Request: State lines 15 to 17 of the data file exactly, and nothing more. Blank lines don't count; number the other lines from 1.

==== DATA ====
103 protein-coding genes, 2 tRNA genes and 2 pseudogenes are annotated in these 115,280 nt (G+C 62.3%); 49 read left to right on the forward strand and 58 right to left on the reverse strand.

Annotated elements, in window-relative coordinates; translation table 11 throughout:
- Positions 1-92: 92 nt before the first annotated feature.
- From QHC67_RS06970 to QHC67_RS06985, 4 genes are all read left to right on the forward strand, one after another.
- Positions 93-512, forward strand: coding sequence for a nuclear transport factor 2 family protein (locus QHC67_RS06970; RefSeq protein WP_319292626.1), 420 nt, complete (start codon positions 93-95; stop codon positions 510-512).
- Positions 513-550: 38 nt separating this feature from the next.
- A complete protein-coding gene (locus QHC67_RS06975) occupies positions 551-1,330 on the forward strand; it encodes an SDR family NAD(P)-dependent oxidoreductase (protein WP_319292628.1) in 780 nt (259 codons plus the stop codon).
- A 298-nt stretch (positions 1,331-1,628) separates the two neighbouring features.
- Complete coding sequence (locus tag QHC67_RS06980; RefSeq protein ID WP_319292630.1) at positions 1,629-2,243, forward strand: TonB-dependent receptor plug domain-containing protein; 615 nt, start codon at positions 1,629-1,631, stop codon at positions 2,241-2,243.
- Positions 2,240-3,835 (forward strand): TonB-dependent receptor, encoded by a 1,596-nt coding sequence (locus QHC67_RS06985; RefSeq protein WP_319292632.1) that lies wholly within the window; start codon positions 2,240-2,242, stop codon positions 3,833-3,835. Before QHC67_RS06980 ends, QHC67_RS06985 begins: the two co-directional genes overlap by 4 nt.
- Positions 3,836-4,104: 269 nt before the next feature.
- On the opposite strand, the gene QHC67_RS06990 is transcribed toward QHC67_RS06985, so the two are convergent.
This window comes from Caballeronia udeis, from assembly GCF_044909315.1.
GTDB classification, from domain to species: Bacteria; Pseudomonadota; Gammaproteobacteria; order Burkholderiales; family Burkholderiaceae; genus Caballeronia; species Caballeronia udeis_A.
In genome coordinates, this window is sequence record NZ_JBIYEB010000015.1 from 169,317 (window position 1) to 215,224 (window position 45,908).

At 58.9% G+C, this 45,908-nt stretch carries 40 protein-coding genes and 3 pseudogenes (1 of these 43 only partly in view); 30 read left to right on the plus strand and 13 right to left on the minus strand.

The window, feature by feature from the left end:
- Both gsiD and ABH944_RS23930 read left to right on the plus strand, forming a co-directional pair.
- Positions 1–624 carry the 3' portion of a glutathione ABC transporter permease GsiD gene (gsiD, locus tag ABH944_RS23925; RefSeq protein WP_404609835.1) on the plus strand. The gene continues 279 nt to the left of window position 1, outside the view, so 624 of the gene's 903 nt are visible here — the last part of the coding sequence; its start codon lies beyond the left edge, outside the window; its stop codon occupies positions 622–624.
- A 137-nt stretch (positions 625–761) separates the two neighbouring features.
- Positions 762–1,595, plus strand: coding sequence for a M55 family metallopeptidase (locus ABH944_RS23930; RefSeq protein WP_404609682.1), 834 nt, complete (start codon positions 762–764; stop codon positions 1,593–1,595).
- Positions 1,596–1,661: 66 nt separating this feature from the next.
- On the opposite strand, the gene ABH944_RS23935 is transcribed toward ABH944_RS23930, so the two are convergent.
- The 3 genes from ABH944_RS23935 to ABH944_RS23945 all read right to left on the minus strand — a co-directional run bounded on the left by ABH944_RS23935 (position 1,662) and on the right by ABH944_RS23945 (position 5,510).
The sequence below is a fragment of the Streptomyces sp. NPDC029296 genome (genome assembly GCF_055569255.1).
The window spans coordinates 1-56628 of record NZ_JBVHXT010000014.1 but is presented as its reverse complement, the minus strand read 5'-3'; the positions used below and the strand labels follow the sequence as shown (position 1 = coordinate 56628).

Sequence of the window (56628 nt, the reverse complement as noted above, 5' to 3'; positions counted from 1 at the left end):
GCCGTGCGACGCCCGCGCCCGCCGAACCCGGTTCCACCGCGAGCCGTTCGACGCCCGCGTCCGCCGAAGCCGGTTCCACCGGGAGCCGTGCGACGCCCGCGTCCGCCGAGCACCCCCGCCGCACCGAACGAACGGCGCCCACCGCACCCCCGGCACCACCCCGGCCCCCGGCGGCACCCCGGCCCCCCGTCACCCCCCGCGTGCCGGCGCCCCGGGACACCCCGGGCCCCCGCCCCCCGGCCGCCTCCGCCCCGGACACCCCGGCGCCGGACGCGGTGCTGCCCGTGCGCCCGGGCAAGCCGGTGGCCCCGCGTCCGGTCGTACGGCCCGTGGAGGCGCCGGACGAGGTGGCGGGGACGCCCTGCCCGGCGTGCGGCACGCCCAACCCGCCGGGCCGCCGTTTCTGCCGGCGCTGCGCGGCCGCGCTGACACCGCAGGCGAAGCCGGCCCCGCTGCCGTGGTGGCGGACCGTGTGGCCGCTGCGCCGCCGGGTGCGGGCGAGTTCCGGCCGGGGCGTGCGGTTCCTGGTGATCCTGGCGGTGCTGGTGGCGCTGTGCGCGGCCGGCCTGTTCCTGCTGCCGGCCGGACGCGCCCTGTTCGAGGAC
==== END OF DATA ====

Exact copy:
In genome coordinates, this window is sequence record NZ_JBIYEB010000015.1 from 169,317 (window position 1) to 215,224 (window position 45,908).

At 58.9% G+C, this 45,908-nt stretch carries 40 protein-coding genes and 3 pseudogenes (1 of these 43 only partly in view); 30 read left to right on the plus strand and 13 right to left on the minus strand.

The window, feature by feature from the left end: